Jagasia to succeed Neuss as VICC Chief Medical OfficerJun. 12, 2018, 9:10 AM
After successfully leading Vanderbilt-Ingram Cancer Center (VICC) through years of growth in patient volumes and enhanced care options, Michael Neuss, MD, Chief Medical Officer of the VICC Clinical Enterprise, is retiring as CMO. Neuss will be succeeded by Madan Jagasia, MBBS, MSCI, MMHC, who has been named to the George and Beverley Rawlings Directorship and is section chief, Hematology and Stem Cell Transplant and director of the Outpatient Stem Cell Clinic.
The leadership change is effective July 1. Neuss, professor of Clinical Medicine, will maintain a clinical practice at Vanderbilt University Medical Center (VUMC), where he will continue to care for patients with cancer, especially those diagnosed with lung cancer.
“We are grateful to Mike Neuss for his years of successful leadership of the VICC Clinical Enterprise,” said Jennifer Pietenpol, PhD, Executive Vice President for Research at VUMC and director of VICC. “Mike brought a wealth of experience from his time as one of the founders of a large private oncology practice and shared his wisdom about how to grow a patient-centered cancer enterprise. We are pleased that he will continue to share his expertise in clinical excellence through his care for VICC cancer patients.”
Prior to joining VICC in 2011, Neuss spent 25 years with Oncology Hematology Care in Cincinnati, Ohio. He served as vice president for most of that time, helping to grow the private oncology practice to one of the largest in Southern Ohio.
During his time as VICC CMO, Neuss presided over an era of rapid growth. VICC is among an elite group of 49 National Cancer Institute-designated Comprehensive Cancer Centers and its clinicians see more than 6,000 new cancer patients each year. VICC is a member of the National Comprehensive Cancer Network (NCCN), a nonprofit alliance of the world’s leading cancer centers dedicated to improving cancer care for patients everywhere.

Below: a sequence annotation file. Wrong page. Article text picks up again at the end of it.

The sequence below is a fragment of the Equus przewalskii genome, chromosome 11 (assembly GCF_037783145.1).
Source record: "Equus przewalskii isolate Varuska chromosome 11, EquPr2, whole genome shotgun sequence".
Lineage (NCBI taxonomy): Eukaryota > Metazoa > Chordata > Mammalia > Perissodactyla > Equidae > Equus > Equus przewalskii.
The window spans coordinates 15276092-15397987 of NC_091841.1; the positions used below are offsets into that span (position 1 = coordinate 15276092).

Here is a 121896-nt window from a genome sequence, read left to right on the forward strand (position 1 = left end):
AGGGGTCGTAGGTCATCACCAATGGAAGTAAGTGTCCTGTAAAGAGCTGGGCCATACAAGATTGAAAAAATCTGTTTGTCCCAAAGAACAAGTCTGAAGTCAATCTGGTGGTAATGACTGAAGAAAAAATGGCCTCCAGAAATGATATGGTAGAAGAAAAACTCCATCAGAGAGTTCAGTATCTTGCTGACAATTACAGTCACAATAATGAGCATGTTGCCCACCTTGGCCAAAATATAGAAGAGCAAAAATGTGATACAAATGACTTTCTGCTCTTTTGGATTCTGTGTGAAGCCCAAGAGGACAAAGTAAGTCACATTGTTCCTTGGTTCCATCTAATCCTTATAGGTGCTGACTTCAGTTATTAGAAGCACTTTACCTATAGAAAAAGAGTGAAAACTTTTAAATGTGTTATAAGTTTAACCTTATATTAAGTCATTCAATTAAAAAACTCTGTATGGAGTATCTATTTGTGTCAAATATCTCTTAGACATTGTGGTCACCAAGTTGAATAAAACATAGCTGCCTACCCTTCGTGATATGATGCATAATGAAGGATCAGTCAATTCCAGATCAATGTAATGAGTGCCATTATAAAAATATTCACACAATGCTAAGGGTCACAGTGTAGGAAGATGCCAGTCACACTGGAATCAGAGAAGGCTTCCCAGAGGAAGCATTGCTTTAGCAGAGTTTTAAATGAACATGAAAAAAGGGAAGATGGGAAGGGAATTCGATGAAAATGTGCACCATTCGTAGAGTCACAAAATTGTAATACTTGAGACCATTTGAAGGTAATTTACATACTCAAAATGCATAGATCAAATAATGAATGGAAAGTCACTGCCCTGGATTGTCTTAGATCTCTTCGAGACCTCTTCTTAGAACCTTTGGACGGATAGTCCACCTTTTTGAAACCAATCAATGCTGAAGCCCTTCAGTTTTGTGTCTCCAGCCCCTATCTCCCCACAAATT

Neuss was the physician leader for VICC’s participation in the Center for Medicare and Medicaid Services’ (CMS) Oncology Care Model initiative. The Oncology Care Model is an innovative payment and care delivery model designed around practice transformations to improve care and lower costs through episode- and performance-based payments that reward high-quality, coordinated patient care.
He is internationally recognized for his expertise in clinical care management. He has been named a Fellow of the American Society of Clinical Oncology (ASCO) and has served in several ASCO leadership roles, including chair of the Quality Oncology Practice Steering Committee, Quality of Care Committee, and founding leader of the QOPI project, as well as membership on the Elections Committee, Clinical Practice Committee and Comparative Effectiveness Task Force. In addition, he serves as a member of the Board of Directors of the National Comprehensive Cancer Network and was director of the Commission on Cancer from 2014-2017.
“One of the hardest things about moving away from my administrative responsibilities is that I won’t get to interact with administrative colleagues as regularly as I have since coming to Vanderbilt,” Neuss said. “This is such a dedicated, tireless, bright and effective group of individuals. But caring for patients is a joy and I am deeply grateful for the opportunity to continue to do this, particularly at a time when our treatments for cancer are becoming more effective, and we are able to more carefully focus on improving the patient experience.